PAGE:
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te the location of the negroes and stock, preparing to make a raid within a short time. This Jonah located first at Judge Gray’s house at Bone Hill, was fed by Judge Gray’s “niggers” and was secreted in an empty ice house where they kept ice in the summer time. He would come out in the night time and plan w

ith the “niggers” for their escape into Kansas with the horses, buggies and carriages and other valuables belonging to their master that they could get posses

behind him a

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sion of. But an old negro woman, old Maria by name, gave the Jonah away. Chat Rennick, one of the neighbors, and two other men secreted themselves in the negroes’ cabin so as to hear what he was telling the negroes. Afte

r he had made all his plans for their escape Chat Rennick came out on him with the other two men and took him prisoner and started north to the Missouri River. Securing a skiff, they floated out into the river and when in about the center there came up a heavy gale, and one of these gent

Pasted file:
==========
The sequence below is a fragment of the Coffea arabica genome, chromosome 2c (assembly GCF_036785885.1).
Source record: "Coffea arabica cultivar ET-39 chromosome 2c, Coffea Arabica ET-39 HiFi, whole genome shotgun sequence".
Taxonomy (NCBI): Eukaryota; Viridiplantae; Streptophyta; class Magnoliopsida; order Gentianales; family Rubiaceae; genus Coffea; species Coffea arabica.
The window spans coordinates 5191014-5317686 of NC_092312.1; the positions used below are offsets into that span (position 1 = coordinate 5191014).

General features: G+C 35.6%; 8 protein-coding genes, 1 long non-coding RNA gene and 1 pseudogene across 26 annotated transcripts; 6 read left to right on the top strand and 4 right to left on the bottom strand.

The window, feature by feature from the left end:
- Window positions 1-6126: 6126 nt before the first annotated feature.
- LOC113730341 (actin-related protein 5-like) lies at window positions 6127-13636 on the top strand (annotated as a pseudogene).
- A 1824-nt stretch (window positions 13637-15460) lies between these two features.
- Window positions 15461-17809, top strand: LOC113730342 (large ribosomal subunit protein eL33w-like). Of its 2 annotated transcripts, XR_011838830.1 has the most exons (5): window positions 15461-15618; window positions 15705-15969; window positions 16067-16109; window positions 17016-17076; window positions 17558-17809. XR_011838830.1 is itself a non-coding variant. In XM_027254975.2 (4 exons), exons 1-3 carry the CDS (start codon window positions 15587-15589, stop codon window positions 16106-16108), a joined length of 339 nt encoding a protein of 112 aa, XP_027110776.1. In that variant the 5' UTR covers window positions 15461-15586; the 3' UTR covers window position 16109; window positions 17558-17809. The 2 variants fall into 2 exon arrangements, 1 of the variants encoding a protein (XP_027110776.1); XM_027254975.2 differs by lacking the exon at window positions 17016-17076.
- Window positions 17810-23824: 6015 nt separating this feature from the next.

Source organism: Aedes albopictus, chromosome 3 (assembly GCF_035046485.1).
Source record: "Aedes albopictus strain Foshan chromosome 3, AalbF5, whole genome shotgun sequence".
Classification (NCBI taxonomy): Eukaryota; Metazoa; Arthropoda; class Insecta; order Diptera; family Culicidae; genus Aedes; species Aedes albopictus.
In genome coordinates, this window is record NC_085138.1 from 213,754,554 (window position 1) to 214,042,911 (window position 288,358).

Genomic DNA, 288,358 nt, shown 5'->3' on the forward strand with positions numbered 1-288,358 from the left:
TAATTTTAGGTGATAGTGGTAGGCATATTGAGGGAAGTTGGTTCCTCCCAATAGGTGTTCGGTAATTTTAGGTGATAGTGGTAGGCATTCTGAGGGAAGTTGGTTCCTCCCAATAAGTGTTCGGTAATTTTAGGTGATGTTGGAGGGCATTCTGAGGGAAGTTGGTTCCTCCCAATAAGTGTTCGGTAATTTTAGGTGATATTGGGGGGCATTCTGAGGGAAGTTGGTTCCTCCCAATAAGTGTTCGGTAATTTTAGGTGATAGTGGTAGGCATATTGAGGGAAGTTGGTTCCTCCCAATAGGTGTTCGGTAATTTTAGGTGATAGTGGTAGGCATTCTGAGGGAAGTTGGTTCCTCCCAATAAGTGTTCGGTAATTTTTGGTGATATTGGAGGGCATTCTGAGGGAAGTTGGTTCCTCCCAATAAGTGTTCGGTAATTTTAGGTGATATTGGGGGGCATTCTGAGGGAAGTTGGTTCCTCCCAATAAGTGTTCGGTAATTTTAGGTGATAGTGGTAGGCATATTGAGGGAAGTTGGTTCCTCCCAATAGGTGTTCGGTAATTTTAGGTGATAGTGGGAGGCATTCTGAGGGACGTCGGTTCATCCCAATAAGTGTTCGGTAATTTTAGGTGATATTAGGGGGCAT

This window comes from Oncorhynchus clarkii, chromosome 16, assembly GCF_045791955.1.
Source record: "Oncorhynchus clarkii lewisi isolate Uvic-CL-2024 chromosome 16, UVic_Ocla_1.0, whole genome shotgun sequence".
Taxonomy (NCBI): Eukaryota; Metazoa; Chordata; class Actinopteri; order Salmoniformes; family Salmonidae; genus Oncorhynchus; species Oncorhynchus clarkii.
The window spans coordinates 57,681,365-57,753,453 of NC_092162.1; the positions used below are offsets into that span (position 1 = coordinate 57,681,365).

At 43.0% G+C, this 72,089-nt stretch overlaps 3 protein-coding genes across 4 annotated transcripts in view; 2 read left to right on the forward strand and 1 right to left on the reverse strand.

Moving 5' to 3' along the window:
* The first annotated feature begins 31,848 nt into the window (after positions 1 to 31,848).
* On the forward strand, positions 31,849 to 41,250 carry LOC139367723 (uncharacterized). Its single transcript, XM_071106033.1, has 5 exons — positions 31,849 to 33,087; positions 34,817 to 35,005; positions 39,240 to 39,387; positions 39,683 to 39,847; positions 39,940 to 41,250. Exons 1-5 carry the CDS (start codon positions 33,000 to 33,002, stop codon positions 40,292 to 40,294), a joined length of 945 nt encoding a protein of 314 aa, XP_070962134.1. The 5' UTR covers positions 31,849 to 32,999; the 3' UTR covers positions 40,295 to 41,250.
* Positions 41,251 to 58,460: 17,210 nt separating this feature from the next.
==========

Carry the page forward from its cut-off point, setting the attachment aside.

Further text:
nd riding aw

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lemen thought it best to unload part of the cargo, so he was thrown overboard. As for the negroes, they repented in sack cloth and ashes and all stayed at home and took care of their master and mistress, as Jonah did in the olden times. As for the14 Jonah, I do not know whether the fish swallowed him or not, but if one

did he did not get sick and throw him up. This took place at my wife’s uncle’s home, Judge James Gray. Early Life of Quantrell

ay to his ne

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THE early life of Quantrell was obscure and uneventful. He was born near Hagerstown, Maryland, July 20, 1836, and was reared there until he was sixteen years of age. He remained always an obedient and affectionate son. His mother had been left a widow when he was only a few years old. For some time preceding 1857, Quantrell’s only brother lived in Kansas. He wrote to his younger brother, Charles, to c

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ome there, and after his arrival they decided on a trip to California. About the middle of the summer of 1857 the two started for California with a freigh

t outfit. Upon reaching Little Cottonwood River, Kansas, they decided to camp for the night. This they did. All was

going well. After supper twenty-one outlaws, or Redlegs, belonging to Jim Lane at Lawrence, Kansas, rode up and killed the elder brother

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